The Master of the Revels, Edmund Tilney (Tylney, Tyllney), makes a few cameo appearances in pop-Bard culture, but he always gets a bad rap. Most famously, Shakespeare In Love depicts him only doing the part of his job that gets our modern knickers in a twist: censoring the arts. (He’s the one who keeps trying to shut the theater down because a woman is onstage). I’m a Shakespeare In Love fan, and of course, as a historical novelist, I understand the need for creative license. But my most recent novel is called Master of the Revels for a reason, and I must give props where props are due. Shakespeare’s theater and Tilney had a symbiotic relationship. So, here’s a quick introduction to the Master.
Tilney lost his father young, and the boy was taken in by Charles Howard (kinsman of Henry VIII’s wife #5, Catherine). He was raised for a career in court; there is little of note in the first half of his life, beyond a brief stint in the House of Commons. Then around 1578, Howard arranged for him to take over the Revels Office, which organized performances at court. At the risk of sounding trite, the rest is literally history – arguably including the very existence of the Folger Shakespeare Library. At the very least, Tilney is the unsung hero of every AP English class.
The Revels Office was in a shambles, financially and organizationally, and required whipping back into shape for Queen Elizabeth. Whatever skills Tilney developed during his first 40-odd years, by a happy accident they prepared him to revolutionize London’s performing arts scene.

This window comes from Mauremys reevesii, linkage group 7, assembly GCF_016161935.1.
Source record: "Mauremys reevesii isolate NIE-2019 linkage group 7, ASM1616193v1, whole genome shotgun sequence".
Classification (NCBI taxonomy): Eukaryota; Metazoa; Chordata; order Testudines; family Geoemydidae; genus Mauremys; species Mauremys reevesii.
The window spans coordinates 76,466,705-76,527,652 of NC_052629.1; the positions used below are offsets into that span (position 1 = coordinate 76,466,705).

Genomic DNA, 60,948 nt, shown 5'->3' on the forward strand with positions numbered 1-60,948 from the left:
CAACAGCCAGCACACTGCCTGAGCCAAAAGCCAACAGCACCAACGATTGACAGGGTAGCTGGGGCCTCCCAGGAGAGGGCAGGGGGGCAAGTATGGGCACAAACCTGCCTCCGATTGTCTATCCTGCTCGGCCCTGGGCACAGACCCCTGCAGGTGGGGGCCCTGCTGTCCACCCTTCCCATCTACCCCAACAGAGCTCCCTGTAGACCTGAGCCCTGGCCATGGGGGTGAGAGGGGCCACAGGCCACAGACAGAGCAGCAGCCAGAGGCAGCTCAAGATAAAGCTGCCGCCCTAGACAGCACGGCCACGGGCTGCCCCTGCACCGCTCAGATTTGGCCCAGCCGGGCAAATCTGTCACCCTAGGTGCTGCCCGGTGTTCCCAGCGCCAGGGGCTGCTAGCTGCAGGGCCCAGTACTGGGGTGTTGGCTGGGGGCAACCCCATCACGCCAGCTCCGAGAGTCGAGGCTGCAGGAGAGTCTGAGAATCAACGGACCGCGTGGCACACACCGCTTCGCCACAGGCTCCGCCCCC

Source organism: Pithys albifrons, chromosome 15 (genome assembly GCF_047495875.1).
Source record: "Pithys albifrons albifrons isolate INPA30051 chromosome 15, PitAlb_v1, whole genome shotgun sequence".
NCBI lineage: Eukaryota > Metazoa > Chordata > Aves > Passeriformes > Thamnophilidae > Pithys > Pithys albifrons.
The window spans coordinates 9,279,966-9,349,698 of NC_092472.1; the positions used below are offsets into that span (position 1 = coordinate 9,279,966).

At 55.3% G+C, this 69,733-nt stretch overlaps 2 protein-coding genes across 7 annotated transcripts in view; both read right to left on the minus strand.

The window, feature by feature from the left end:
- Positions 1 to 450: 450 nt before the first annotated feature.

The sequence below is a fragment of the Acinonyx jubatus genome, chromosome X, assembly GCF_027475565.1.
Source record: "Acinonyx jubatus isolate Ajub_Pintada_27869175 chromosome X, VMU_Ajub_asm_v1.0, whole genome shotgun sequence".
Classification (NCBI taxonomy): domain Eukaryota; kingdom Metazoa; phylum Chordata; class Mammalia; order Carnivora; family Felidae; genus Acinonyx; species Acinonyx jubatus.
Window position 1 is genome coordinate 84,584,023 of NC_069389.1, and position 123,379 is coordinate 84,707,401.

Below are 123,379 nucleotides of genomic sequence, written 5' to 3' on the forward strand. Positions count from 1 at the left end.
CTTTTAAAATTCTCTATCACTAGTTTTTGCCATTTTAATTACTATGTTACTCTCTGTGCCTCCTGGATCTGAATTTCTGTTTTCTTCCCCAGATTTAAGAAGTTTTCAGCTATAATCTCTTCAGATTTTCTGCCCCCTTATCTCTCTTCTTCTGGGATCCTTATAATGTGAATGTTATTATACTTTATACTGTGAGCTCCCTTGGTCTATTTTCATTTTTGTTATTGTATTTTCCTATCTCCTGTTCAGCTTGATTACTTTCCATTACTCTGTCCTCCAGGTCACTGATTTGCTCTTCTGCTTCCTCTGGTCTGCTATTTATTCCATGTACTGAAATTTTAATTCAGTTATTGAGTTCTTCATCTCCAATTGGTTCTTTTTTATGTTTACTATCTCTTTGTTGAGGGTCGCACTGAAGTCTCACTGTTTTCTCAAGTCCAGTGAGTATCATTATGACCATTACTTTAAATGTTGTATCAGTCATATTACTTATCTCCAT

First, to save money, he quietly redirected the queen’s cultural consumption. Rather than emphasizing expensive masques (elaborate amateur variety shows with fancy sets and costumes), Tilney took advantage of London’s theater companies: in modern parlance, he simply jobbed them in. Plays were inexpensive compared to masques, banquets, or balls. The professional actors – who showed up already rehearsed, which mitigated Tilney’s workload – brought their own costumes, props, sets, and scenery. Hey, presto! Cheap and easy entertainment. High quality, too: It had already been product-tested in public performances, at the public’s own expense. Her Majesty was pleased.
Within a couple of years, the Revels Office was in the black, and the court’s entertainment had become theater-centric.
Not entirely, of course. Showing off your fancy hi-tech entertainment system is a time-honored Alpha Wealth Display, and Elizabeth kept Tilney busy. The Master was still responsible for producing masques, banquets, indoor martial exhibitions, and acrobatics. Ensconced for most of his career in the decommissioned Priory of St. John in a north London suburb, he oversaw workshops that created everything from pyrotechnics to wigs. The Revels budget included hosiers, tailors, basket-makers, drapers, embroiderers, chandlers, furriers, armorers, ironmongers, wire-mongers, animal-handlers, painters, and woodworkers. As well as organizing and producing the masques (which were performed by amateurs of higher status than himself), he often had to write the scripts that tied the music, dancing, special effects, and costumes into a unified theme. The modern equivalent would be a theater company with a single person functioning as producing director, executive director, artistic director, production designer, production manager, and dramaturge. While answering to God’s anointed ruler. No wonder he sought every opportunity to hire professionals, who handled everything themselves!